How do you capture the reflections of participants on ideas shared during your event? At the end of the TEDxEcoleHôtelièreLausanne programme, we scheduled the university’s music committee to perform a musical interpretation of the event. We knew that they would need up to ten minutes to get their instruments set up and ready to go on stage. A great opportunity to capture some reflections from participants!

    We prepared a slide with three questions on it, and handed each participant three colour-coded cards to match. The questions (see photo):

    Whilst the band set up, participants discussed these questions with people seated next to them and then wrote their personal response on the cards, which we collected and posted on large boards for everyone to read during the aperitif that followed. The cards generated lots of interest as people learned how differently people experienced the diverse talks. And an important bonus too: it helped them remember things which they may have already begun forgetting in the mash-up of ideas that comes with TEDx events.

    The analysis that we did after the event was also really interesting. We started by sorting the cards according to colour / question, and then regrouped the cards according to the talks they refered to. Laying them out on a table under the speaker’s name immediately gave us a bar graph for each question. We could see which speakers were most quoted, which ideas people will most act on, and which people see as potentially having the biggest impact in the future. And then looking at this data collectively, we could see how these three questions elicited very different responses! There was no apparent correlation between people’s favourite quotes, facts and figures and action or impact. And, perhaps most interestingly, the ideas that were most seen as potentially having the biggest impact were among those that participants were least likely to act on.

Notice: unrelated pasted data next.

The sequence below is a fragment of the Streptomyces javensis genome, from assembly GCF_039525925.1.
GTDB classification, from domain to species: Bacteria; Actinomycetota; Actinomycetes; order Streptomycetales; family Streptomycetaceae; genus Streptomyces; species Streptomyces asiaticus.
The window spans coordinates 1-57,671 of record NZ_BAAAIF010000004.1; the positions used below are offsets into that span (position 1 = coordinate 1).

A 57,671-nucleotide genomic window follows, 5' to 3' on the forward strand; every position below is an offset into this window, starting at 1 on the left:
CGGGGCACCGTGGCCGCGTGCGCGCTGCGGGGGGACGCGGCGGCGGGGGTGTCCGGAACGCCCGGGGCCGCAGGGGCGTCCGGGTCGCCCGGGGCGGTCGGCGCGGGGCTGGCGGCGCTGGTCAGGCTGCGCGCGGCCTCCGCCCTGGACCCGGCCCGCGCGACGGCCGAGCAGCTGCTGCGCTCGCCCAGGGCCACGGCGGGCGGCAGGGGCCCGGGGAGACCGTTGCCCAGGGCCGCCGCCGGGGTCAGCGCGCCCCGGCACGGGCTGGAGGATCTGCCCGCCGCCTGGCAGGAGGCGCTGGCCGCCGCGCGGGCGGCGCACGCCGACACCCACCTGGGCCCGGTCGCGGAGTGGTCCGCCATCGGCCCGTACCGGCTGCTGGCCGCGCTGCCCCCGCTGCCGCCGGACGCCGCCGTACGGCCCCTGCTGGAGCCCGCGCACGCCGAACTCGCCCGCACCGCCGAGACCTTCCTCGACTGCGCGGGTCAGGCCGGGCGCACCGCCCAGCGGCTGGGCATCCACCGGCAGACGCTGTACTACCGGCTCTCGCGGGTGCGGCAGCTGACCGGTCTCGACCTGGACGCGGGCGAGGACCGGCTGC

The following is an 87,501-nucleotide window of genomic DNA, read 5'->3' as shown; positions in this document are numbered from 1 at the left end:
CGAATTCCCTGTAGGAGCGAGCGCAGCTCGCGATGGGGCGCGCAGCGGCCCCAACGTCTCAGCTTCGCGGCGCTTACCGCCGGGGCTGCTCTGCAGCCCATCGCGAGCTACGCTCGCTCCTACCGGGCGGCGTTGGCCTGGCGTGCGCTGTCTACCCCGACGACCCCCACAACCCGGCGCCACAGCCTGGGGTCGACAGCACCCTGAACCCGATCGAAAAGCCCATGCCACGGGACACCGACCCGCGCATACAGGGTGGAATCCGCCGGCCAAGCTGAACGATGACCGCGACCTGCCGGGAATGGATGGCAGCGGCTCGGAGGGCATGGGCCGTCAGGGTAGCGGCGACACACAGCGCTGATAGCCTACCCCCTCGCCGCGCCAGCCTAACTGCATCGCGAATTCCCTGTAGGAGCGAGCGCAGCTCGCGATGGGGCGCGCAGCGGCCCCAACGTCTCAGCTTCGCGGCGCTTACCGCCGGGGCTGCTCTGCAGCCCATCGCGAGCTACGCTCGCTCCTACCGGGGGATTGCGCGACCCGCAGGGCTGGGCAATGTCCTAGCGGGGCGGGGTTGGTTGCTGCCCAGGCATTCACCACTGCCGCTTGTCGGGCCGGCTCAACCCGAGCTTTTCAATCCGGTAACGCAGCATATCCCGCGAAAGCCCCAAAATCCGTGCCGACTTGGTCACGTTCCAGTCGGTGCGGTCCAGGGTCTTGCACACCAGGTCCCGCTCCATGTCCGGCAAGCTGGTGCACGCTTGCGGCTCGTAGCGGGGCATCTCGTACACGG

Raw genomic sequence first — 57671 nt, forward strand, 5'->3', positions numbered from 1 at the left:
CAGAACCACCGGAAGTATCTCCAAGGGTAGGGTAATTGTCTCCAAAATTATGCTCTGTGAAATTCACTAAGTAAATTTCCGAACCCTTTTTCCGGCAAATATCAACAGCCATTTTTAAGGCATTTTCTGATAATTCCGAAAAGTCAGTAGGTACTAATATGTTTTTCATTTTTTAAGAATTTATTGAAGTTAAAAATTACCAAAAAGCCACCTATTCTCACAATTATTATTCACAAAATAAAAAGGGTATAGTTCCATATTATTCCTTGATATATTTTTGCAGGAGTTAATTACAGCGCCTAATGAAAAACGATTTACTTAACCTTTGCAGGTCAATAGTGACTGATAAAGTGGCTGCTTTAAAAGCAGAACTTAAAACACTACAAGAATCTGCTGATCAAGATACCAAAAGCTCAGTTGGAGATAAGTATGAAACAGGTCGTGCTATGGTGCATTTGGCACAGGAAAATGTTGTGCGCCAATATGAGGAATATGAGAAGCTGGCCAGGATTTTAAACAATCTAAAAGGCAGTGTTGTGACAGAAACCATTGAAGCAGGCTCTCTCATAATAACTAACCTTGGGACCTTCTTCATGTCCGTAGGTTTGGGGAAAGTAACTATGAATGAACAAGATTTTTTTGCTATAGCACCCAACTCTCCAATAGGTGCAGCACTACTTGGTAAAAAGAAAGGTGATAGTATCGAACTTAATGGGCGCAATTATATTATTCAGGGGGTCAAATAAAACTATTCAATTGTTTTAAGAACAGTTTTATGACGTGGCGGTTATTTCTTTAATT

Doing this cards exercise is a quick and easy way to gather a very rich reflection on what people valued about each talk. It also highlights the deficiencies in asking a simple question such as ‘which was your favourite talk’ because how do people respond? With that which hooked them with a great quote? That which they will act on? Or that which could have huge impact in the future? We are looking forward to the results of the online survey to see if we can see a pattern! What is clear already is that all the speakers were valued for one reason or another, and we’re pretty stoked about that 🙂

    p.s. It also enabled us to provide some much appreciated feedback to the speakers… an important part of the often-forgotten post-event speaker care!

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    What’s in a Name (Tag)?

    For years, name tags looked something like this (above): Name, title and organization. Small, business card size and with a pin on the back that always meant that no matter how many times you adjusted it, it listed slightly to starboard. The printing was also pretty small, making people with personal space issues perpetually nervous.  Name tags are changing, here are two I received more recently that start to work for you on a lot of levels.

    This GTD Summit name tag is twice as big as the first, measuring 9cm x 11cm and popped into a sleeve hung on a sturdy cord. The first name is pulled up by many font sizes, and your identity within the community gathering is added to the information given. For an international group, skipping the official title and adding your country helps give more backstory for discussion.